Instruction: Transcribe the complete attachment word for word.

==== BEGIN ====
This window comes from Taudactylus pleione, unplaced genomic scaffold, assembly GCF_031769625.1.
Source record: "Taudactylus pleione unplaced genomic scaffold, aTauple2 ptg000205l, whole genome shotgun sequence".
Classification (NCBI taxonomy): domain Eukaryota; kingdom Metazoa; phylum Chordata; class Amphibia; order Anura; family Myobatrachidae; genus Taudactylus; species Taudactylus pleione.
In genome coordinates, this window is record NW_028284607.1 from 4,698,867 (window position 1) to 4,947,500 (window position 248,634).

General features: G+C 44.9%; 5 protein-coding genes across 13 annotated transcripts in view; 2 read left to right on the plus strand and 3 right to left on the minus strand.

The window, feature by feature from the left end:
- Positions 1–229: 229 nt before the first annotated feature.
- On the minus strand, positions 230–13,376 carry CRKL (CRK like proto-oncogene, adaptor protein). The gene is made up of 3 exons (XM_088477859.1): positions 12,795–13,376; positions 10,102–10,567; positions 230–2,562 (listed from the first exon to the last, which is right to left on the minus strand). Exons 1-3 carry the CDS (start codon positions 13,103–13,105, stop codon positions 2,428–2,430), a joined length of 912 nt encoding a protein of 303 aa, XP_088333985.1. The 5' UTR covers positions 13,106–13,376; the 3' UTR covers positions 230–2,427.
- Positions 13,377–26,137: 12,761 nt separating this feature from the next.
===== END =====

This window comes from Taudactylus pleione, unplaced genomic scaffold, assembly GCF_031769625.1.
Source record: "Taudactylus pleione unplaced genomic scaffold, aTauple2 ptg000205l, whole genome shotgun sequence".
Classification (NCBI taxonomy): domain Eukaryota; kingdom Metazoa; phylum Chordata; class Amphibia; order Anura; family Myobatrachidae; genus Taudactylus; species Taudactylus pleione.
In genome coordinates, this window is record NW_028284607.1 from 4,698,867 (window position 1) to 4,947,500 (window position 248,634).

General features: G+C 44.9%; 5 protein-coding genes across 13 annotated transcripts in view; 2 read left to right on the plus strand and 3 right to left on the minus strand.

The window, feature by feature from the left end:
- Positions 1–229: 229 nt before the first annotated feature.
- On the minus strand, positions 230–13,376 carry CRKL (CRK like proto-oncogene, adaptor protein). The gene is made up of 3 exons (XM_088477859.1): positions 12,795–13,376; positions 10,102–10,567; positions 230–2,562 (listed from the first exon to the last, which is right to left on the minus strand). Exons 1-3 carry the CDS (start codon positions 13,103–13,105, stop codon positions 2,428–2,430), a joined length of 912 nt encoding a protein of 303 aa, XP_088333985.1. The 5' UTR covers positions 13,106–13,376; the 3' UTR covers positions 230–2,427.
- Positions 13,377–26,137: 12,761 nt separating this feature from the next.